2018 Tattoo Awards Winners

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MotifFeb1-spread-p16-17

The point (pun intended) of Motif’s tattoo contest isn’t so much to pick winners – it’s to find an entertaining way to celebrate all the great tattooing that’s happening around the arts mecca of Rhode Island. Over 700 locals took time to ogle all the amazing artwork that was submitted, and here are the artists who got the most online-lovin’. Thanks to all who voted and all the astoundingly talented artists who participated!

Overall Color: Jay Blackburn, Powerline Tattoo
What drove you to pursue tattooing?
I liked the amount of dedication it took (for the client as well as the artist), and the amount of skill involved in the craft. Tattooing seemed like a great challenge to experience.

What do you love about your job? I love the creative freedom, as well as the personal interpretation. The mental challenges make it a fun (but stressful) profession. I would have to say the best part is making people’s ideas come to life.

What professional challenges have you faced? I try to figure out a way to make a tattoo stand out from others. Doing that can be stressful. The pressure and forced creativity can weigh heavy on your mind. As an artist, you’re always thinking about how to improve, it is a constant learning curve.

Who or what inspires your designs? I try to create interesting images by taking a simple yet structured approach to the designs. I want to do something that impresses people and also that impresses myself. Inspiration comes in many shapes and forms. Having an open mind to create something interesting and something new is the inspiration.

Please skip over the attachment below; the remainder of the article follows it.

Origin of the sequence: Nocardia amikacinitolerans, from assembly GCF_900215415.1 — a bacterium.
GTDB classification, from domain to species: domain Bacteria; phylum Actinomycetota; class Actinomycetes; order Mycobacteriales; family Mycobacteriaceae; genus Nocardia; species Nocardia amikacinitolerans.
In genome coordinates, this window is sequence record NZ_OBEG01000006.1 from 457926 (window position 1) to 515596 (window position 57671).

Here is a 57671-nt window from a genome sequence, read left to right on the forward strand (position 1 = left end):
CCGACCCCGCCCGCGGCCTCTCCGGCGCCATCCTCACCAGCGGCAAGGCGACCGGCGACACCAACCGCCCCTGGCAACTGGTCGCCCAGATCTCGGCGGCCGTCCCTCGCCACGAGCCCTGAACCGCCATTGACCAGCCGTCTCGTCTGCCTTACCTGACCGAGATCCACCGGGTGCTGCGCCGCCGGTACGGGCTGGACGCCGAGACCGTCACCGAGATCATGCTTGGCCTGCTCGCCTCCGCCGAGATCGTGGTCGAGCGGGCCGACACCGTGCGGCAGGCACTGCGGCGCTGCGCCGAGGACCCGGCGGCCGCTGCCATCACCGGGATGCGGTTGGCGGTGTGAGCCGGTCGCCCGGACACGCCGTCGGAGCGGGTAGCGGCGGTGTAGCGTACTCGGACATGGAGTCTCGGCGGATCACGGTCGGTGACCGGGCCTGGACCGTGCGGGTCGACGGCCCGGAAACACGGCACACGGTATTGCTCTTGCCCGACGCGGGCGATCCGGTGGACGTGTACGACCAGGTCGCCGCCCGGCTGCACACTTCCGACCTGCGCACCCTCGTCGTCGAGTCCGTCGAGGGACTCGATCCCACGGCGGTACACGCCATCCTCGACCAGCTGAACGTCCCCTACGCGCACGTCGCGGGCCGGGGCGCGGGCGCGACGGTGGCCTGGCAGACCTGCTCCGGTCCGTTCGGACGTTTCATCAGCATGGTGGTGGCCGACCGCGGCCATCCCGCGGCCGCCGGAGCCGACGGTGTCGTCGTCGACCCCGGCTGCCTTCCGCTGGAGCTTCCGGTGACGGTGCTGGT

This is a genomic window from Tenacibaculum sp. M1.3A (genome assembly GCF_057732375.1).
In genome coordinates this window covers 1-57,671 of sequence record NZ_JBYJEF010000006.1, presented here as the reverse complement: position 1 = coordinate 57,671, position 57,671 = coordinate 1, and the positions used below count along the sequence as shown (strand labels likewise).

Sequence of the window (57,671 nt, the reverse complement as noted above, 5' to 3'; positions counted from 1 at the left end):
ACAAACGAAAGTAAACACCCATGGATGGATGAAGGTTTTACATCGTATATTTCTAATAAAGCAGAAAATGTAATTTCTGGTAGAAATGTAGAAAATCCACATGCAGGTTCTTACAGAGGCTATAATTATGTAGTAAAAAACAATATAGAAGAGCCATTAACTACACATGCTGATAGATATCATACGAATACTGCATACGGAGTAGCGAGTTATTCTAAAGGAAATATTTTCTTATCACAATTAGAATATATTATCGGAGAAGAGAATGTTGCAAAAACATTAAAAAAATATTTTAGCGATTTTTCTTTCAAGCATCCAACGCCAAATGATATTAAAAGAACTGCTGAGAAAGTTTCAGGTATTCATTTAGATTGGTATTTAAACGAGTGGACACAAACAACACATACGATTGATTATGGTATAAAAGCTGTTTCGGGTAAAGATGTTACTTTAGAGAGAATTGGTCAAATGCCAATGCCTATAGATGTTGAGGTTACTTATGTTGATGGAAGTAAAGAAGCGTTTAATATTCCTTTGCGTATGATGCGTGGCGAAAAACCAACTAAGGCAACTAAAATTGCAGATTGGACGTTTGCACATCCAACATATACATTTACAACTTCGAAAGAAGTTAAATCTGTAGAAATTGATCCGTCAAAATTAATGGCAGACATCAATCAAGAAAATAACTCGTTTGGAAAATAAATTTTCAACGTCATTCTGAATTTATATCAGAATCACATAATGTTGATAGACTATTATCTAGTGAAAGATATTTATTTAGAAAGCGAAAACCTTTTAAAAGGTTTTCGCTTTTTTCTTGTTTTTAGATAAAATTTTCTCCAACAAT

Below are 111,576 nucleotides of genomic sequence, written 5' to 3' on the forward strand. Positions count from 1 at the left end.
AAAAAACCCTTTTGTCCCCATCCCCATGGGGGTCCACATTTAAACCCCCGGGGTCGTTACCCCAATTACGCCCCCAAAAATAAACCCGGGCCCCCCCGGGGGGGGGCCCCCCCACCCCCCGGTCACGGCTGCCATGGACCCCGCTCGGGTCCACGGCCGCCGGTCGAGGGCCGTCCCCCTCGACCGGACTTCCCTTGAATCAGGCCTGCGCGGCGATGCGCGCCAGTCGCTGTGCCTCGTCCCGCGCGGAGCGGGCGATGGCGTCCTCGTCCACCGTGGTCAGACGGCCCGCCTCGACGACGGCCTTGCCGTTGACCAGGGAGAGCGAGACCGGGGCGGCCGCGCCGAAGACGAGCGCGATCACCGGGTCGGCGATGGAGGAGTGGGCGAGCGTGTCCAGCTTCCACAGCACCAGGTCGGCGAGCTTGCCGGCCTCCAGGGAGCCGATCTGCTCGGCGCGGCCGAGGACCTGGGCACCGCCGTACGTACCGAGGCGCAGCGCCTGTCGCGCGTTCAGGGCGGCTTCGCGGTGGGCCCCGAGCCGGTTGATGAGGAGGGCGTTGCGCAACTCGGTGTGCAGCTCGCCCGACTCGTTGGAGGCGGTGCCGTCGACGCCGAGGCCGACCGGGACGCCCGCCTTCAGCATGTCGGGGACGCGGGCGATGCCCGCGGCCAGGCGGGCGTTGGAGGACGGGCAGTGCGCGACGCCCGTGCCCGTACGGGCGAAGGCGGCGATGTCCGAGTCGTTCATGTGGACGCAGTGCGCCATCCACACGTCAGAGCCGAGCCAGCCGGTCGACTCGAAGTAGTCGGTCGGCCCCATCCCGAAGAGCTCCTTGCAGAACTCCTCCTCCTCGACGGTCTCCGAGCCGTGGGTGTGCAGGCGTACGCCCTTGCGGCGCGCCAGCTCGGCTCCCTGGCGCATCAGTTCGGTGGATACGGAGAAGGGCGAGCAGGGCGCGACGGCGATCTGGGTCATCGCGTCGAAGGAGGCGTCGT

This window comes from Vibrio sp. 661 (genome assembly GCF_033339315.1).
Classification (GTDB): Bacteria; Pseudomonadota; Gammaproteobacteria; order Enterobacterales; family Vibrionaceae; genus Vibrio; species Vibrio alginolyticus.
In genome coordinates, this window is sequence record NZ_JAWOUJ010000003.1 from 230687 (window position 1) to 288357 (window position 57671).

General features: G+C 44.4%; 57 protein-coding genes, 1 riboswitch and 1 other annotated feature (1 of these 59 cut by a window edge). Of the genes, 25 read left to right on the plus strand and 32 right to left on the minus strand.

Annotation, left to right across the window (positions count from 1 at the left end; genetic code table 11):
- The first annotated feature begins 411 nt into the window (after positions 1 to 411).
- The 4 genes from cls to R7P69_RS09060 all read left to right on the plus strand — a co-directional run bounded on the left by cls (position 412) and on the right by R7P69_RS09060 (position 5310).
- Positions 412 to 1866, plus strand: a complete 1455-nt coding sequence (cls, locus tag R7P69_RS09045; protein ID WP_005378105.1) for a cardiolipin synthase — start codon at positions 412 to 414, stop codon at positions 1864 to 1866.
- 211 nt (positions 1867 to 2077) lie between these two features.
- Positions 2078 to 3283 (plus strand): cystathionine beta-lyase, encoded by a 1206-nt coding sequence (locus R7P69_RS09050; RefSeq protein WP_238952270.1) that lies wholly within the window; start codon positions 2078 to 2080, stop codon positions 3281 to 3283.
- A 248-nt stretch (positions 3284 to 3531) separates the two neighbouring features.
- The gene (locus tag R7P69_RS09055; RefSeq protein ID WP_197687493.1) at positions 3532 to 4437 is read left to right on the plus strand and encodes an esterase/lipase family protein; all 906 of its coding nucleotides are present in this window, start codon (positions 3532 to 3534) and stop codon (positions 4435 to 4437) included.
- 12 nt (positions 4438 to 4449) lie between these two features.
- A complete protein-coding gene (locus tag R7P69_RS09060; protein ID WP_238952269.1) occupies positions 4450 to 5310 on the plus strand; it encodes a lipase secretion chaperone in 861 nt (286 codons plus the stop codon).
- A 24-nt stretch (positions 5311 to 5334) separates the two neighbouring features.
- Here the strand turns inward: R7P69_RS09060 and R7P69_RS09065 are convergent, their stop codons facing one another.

Black and Grey: Rob Young, Altered Images Tattoo
What drove you to pursue tattooing?
I [was] an artist since childhood. I found out early that I have the skill set for tattooing when it was first recognized by another tattoo artist who had been applying designs that I drew for my friends. This got me intrigued by the art and led to some accomplished local tattoo artists taking me under their wings.

What do you love about your job? I really love the craft and [I] get to meet different people from all walks of life every day, who trust me with leaving a permanent piece of art on them.

What professional challenges have you faced? The biggest challenges to being an artist is keeping it fresh and not getting burned out. Trends in the art change all the time, but keeping true to art that will stand the test of time is key to a long career. Knowing what will look good years down the road comes from seeing your work over time. I also believe in good customer service; if you treat your clients well and give them a great experience, they will feel comfortable and recommend friends and family.